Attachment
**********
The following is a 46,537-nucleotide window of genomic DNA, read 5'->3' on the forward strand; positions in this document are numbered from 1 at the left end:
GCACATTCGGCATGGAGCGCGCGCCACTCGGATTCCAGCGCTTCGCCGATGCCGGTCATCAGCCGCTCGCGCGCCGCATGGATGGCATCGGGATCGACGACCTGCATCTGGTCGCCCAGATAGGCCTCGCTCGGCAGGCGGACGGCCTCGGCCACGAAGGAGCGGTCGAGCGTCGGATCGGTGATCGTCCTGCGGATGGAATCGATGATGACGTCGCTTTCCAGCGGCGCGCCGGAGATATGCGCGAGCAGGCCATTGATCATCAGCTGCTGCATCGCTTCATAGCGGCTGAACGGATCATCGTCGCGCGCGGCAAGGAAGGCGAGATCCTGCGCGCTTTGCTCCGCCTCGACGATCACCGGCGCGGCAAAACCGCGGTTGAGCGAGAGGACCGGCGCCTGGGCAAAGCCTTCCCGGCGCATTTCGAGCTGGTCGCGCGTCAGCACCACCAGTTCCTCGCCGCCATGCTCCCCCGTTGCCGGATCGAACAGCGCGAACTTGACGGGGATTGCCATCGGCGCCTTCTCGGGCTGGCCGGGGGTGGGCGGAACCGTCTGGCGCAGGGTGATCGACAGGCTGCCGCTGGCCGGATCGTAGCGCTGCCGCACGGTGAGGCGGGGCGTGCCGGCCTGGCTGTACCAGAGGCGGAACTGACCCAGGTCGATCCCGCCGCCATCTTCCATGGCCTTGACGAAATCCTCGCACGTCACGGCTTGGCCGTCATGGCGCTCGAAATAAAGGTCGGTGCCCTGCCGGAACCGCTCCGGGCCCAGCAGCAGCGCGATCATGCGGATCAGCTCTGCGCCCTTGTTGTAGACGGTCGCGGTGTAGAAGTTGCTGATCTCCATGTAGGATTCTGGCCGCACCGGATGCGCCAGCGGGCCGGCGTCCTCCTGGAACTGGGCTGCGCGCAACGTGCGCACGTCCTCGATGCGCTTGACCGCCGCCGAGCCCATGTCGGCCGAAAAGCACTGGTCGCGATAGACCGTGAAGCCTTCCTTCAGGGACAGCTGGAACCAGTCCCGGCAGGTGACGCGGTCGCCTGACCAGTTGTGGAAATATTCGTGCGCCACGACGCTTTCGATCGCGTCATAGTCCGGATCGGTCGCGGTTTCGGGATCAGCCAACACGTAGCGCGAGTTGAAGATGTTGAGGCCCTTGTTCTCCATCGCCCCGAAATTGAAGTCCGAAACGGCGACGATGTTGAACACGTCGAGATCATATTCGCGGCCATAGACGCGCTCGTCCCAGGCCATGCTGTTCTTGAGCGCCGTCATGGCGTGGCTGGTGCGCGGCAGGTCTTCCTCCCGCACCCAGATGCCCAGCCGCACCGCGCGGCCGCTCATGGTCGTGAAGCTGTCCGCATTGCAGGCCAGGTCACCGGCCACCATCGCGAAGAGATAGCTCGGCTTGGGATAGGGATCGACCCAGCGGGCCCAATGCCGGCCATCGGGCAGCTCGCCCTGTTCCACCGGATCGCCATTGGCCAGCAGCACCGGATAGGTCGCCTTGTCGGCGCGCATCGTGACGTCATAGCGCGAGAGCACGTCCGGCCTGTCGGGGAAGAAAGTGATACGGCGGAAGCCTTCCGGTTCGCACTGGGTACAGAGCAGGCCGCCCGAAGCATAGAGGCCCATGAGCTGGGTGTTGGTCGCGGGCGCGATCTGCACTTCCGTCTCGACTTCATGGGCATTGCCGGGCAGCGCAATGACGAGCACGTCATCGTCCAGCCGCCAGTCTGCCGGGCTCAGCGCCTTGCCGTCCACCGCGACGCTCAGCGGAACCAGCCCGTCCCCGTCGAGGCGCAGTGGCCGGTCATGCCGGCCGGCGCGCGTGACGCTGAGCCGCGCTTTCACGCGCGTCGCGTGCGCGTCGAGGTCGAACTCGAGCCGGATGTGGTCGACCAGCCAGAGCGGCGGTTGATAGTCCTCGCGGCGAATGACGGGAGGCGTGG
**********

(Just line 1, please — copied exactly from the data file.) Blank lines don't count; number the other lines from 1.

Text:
The following is a 46,537-nucleotide window of genomic DNA, read 5'->3' on the forward strand; positions in this document are numbered from 1 at the left end: